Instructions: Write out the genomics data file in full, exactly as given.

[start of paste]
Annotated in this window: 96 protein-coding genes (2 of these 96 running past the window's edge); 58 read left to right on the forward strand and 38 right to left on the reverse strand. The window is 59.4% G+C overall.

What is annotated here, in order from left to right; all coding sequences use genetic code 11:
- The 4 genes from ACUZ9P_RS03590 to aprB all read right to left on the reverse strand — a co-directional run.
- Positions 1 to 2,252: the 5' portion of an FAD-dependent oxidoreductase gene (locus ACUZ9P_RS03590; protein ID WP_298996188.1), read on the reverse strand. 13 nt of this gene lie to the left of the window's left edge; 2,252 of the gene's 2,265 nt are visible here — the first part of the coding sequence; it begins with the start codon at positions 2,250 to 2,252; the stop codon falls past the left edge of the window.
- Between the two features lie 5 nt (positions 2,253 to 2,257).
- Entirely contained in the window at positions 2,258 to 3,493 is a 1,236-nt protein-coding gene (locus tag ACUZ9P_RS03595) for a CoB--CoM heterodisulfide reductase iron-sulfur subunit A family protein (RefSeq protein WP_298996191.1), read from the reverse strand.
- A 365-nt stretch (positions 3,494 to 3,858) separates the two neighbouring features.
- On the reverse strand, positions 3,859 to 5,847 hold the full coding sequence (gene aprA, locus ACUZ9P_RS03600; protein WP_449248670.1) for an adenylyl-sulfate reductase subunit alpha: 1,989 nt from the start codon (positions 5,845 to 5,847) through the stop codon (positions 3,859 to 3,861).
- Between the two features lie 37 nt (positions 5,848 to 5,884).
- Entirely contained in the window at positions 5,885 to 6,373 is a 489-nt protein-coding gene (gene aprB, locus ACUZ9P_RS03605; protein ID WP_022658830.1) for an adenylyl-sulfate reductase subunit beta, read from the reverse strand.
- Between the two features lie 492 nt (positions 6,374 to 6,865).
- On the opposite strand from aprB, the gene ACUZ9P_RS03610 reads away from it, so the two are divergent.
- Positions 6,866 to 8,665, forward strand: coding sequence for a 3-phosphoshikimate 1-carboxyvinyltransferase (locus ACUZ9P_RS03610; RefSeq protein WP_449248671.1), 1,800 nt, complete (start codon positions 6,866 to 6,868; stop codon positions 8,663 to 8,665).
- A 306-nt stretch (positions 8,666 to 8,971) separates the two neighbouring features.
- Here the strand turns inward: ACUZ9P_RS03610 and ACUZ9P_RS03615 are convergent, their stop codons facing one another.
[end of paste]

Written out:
Annotated in this window: 96 protein-coding genes (2 of these 96 running past the window's edge); 58 read left to right on the forward strand and 38 right to left on the reverse strand. The window is 59.4% G+C overall.

What is annotated here, in order from left to right; all coding sequences use genetic code 11:
- The 4 genes from ACUZ9P_RS03590 to aprB all read right to left on the reverse strand — a co-directional run.
- Positions 1 to 2,252: the 5' portion of an FAD-dependent oxidoreductase gene (locus ACUZ9P_RS03590; protein ID WP_298996188.1), read on the reverse strand. 13 nt of this gene lie to the left of the window's left edge; 2,252 of the gene's 2,265 nt are visible here — the first part of the coding sequence; it begins with the start codon at positions 2,250 to 2,252; the stop codon falls past the left edge of the window.
- Between the two features lie 5 nt (positions 2,253 to 2,257).
- Entirely contained in the window at positions 2,258 to 3,493 is a 1,236-nt protein-coding gene (locus tag ACUZ9P_RS03595) for a CoB--CoM heterodisulfide reductase iron-sulfur subunit A family protein (RefSeq protein WP_298996191.1), read from the reverse strand.
- A 365-nt stretch (positions 3,494 to 3,858) separates the two neighbouring features.
- On the reverse strand, positions 3,859 to 5,847 hold the full coding sequence (gene aprA, locus ACUZ9P_RS03600; protein WP_449248670.1) for an adenylyl-sulfate reductase subunit alpha: 1,989 nt from the start codon (positions 5,845 to 5,847) through the stop codon (positions 3,859 to 3,861).
- Between the two features lie 37 nt (positions 5,848 to 5,884).
- Entirely contained in the window at positions 5,885 to 6,373 is a 489-nt protein-coding gene (gene aprB, locus ACUZ9P_RS03605; protein ID WP_022658830.1) for an adenylyl-sulfate reductase subunit beta, read from the reverse strand.
- Between the two features lie 492 nt (positions 6,374 to 6,865).
- On the opposite strand from aprB, the gene ACUZ9P_RS03610 reads away from it, so the two are divergent.
- Positions 6,866 to 8,665, forward strand: coding sequence for a 3-phosphoshikimate 1-carboxyvinyltransferase (locus ACUZ9P_RS03610; RefSeq protein WP_449248671.1), 1,800 nt, complete (start codon positions 6,866 to 6,868; stop codon positions 8,663 to 8,665).
- A 306-nt stretch (positions 8,666 to 8,971) separates the two neighbouring features.
- Here the strand turns inward: ACUZ9P_RS03610 and ACUZ9P_RS03615 are convergent, their stop codons facing one another.